Why it matters
Environmental Action Programmes (EAP) set out the broad direction and structure of EU environmental policy. They aim to put in place the enabling conditions to guarantee that environmental policy can achieve its objectives and are legally binding.
In 2019, the European Commission came forward with its European Green Deal, acknowledging the need to address the most pressing environmental problems that the EU and world are faced with. The proposal by the Commission for an 8th Environment Action Programme (EAP) aims to build on the European Green Deal as it tries to set out the direction for EU environmental and climate policy action until 2030.
What WWF is calling for
With the 8th EAP, the opportunity must be seized to put forward a strategy all the way up to 2030 that supports the EU in meeting its domestic and international environmental commitments, whilst ensuring prosperity and wellbeing for all. For this, it must go beyond simply repeating the existing commitments and actions under the European Green Deal which are limited only to the mandate of the von der Leyen Commission (end 2024). Instead, the EU must:
- Shift to a sustainable Wellbeing Economy by putting in place ‘Beyond GDP’ indicators: Having a streamlined set of indicators going beyond GDP which give direction for EU action would be similar to how countries such as New-Zealand, Iceland or Finland already have performance frameworks in place which prioritize the health and wellbeing of people and nature.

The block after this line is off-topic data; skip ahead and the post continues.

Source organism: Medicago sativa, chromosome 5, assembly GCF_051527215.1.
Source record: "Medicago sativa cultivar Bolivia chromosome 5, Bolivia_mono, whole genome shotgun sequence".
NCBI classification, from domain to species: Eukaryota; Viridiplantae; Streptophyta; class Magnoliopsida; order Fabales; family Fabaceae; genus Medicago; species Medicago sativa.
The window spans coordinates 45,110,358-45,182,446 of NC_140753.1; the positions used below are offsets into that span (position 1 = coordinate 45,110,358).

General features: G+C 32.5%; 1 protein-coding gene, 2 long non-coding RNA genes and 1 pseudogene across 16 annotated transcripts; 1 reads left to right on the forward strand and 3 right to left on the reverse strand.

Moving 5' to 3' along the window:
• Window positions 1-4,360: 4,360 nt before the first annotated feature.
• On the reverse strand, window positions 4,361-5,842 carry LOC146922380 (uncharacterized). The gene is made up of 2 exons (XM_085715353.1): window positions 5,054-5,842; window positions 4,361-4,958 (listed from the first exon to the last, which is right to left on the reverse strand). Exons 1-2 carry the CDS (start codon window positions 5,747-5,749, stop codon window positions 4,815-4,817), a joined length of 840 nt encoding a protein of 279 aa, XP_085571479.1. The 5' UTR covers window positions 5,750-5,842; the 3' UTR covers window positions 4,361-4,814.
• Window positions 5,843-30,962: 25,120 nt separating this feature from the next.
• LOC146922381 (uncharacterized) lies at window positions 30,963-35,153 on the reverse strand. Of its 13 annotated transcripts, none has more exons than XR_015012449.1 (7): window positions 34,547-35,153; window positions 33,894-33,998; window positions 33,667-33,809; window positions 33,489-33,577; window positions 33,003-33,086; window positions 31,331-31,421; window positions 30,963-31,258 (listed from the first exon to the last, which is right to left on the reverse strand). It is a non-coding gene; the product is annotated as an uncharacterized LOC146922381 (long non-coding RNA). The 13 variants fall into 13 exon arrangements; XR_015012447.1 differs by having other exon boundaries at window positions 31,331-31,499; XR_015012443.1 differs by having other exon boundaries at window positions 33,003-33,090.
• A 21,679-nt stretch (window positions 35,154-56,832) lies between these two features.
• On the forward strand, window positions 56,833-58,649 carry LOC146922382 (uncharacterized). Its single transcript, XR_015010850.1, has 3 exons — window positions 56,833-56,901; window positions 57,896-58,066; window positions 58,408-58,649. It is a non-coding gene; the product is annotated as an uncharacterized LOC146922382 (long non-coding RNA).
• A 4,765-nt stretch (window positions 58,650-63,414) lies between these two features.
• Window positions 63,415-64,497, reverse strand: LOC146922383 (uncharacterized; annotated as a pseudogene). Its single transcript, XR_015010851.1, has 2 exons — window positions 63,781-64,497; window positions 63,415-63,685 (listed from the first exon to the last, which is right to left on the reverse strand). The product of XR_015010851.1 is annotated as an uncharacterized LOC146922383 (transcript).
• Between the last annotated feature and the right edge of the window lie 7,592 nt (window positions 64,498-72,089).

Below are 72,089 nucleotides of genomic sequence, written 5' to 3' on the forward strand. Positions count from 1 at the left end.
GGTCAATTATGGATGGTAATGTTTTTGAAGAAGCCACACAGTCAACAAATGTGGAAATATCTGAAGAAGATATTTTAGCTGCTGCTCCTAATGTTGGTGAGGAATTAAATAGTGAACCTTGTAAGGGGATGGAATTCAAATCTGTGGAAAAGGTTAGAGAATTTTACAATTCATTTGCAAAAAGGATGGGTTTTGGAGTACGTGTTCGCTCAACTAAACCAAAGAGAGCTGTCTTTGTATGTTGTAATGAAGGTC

- Phase out fossil fuel subsidies by 2025, and all other environmentally harmful subsidies by 2027 at the latest, based on a common methodology and annual reporting: According to Commission research, fossil fuel subsidies in the EU amounted to 50 billion euros in 2018 alone, with no significant reduction in sight.
- Strengthen the 8th EAP’s enabling conditions and environmental governance: This includes the swift and full implementation of environmental law, systematic consistency checks of all EU policies and measures with the objectives of the 8th EAP, taking into account the cost of inaction, as well as improvements to the ‘Better Regulation’ guidelines and toolbox to guarantee transparent, inclusive and informed decision making.
- Regularly assessing progress and reorienting and introducing new actions as required, via annual reports to be discussed as part of the annual EU programming cycle as well as a comprehensive mid-term review.
WWF is working with EU institutions to strengthen the Commission proposal and see its successful adoption by late 2021.